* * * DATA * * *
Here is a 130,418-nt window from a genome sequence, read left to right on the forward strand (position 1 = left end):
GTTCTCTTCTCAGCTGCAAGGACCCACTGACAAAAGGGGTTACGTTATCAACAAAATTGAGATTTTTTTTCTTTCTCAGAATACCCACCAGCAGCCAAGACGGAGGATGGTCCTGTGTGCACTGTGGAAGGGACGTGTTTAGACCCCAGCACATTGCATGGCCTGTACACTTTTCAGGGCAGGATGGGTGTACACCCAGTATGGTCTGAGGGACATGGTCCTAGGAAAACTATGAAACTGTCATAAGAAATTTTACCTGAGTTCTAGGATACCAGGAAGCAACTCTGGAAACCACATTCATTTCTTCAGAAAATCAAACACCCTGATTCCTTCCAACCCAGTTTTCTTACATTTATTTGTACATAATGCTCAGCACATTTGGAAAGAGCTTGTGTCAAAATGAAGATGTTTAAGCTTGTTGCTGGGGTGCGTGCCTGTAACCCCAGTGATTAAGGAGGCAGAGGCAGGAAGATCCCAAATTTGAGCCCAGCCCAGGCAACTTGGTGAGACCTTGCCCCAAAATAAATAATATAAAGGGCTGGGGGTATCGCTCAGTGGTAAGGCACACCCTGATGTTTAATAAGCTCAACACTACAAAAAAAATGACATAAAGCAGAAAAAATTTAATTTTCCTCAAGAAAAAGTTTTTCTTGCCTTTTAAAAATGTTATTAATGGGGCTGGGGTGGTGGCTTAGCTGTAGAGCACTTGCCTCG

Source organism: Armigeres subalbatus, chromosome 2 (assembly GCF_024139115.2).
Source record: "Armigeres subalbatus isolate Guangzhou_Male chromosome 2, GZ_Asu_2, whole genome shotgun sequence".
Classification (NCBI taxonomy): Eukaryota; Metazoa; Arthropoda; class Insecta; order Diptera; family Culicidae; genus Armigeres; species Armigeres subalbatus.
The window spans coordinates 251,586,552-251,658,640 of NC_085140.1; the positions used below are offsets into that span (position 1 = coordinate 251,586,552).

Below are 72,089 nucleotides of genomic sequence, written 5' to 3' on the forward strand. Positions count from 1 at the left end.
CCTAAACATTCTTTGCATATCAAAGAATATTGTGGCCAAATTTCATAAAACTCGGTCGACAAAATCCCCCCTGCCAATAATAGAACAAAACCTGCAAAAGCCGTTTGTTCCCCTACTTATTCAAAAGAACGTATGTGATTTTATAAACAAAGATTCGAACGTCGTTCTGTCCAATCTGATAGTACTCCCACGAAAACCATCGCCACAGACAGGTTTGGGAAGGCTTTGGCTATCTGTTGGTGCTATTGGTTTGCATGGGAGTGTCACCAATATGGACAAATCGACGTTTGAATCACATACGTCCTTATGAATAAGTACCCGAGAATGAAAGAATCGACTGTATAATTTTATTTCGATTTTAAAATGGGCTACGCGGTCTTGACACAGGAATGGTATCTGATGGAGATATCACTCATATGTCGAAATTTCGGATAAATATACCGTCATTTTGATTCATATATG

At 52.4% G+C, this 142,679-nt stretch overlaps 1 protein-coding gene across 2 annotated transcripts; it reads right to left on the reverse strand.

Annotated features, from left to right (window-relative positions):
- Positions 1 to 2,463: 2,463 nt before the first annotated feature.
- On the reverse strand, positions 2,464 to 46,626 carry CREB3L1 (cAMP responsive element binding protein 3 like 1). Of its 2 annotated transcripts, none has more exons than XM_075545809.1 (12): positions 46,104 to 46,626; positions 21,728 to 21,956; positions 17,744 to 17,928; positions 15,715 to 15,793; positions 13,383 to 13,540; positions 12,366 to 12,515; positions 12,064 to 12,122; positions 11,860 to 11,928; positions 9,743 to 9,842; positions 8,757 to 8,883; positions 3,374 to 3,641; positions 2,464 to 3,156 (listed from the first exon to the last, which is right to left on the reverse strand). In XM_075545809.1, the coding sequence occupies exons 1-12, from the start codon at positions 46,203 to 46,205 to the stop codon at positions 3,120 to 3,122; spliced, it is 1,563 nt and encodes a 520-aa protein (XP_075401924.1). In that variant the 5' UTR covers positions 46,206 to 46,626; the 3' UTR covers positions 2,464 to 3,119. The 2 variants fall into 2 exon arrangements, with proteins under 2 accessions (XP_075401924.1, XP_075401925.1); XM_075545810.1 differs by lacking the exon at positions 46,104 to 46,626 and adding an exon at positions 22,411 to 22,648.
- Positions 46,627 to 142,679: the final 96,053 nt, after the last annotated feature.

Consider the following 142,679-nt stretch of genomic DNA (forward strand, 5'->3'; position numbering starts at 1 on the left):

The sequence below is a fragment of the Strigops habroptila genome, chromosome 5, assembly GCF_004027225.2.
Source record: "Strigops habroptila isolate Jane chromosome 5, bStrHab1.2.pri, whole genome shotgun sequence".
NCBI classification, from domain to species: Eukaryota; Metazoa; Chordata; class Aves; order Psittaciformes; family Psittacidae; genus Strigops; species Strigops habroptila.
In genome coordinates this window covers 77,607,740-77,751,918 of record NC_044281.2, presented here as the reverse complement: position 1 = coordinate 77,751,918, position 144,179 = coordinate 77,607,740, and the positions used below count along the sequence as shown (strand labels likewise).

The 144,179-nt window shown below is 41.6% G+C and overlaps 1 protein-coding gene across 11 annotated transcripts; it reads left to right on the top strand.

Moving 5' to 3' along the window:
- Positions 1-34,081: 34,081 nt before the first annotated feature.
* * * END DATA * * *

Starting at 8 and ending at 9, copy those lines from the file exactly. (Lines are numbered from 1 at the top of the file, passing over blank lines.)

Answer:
CCTAAACATTCTTTGCATATCAAAGAATATTGTGGCCAAATTTCATAAAACTCGGTCGACAAAATCCCCCCTGCCAATAATAGAACAAAACCTGCAAAAGCCGTTTGTTCCCCTACTTATTCAAAAGAACGTATGTGATTTTATAAACAAAGATTCGAACGTCGTTCTGTCCAATCTGATAGTACTCCCACGAAAACCATCGCCACAGACAGGTTTGGGAAGGCTTTGGCTATCTGTTGGTGCTATTGGTTTGCATGGGAGTGTCACCAATATGGACAAATCGACGTTTGAATCACATACGTCCTTATGAATAAGTACCCGAGAATGAAAGAATCGACTGTATAATTTTATTTCGATTTTAAAATGGGCTACGCGGTCTTGACACAGGAATGGTATCTGATGGAGATATCACTCATATGTCGAAATTTCGGATAAATATACCGTCATTTTGATTCATATATG

At 52.4% G+C, this 142,679-nt stretch overlaps 1 protein-coding gene across 2 annotated transcripts; it reads right to left on the reverse strand.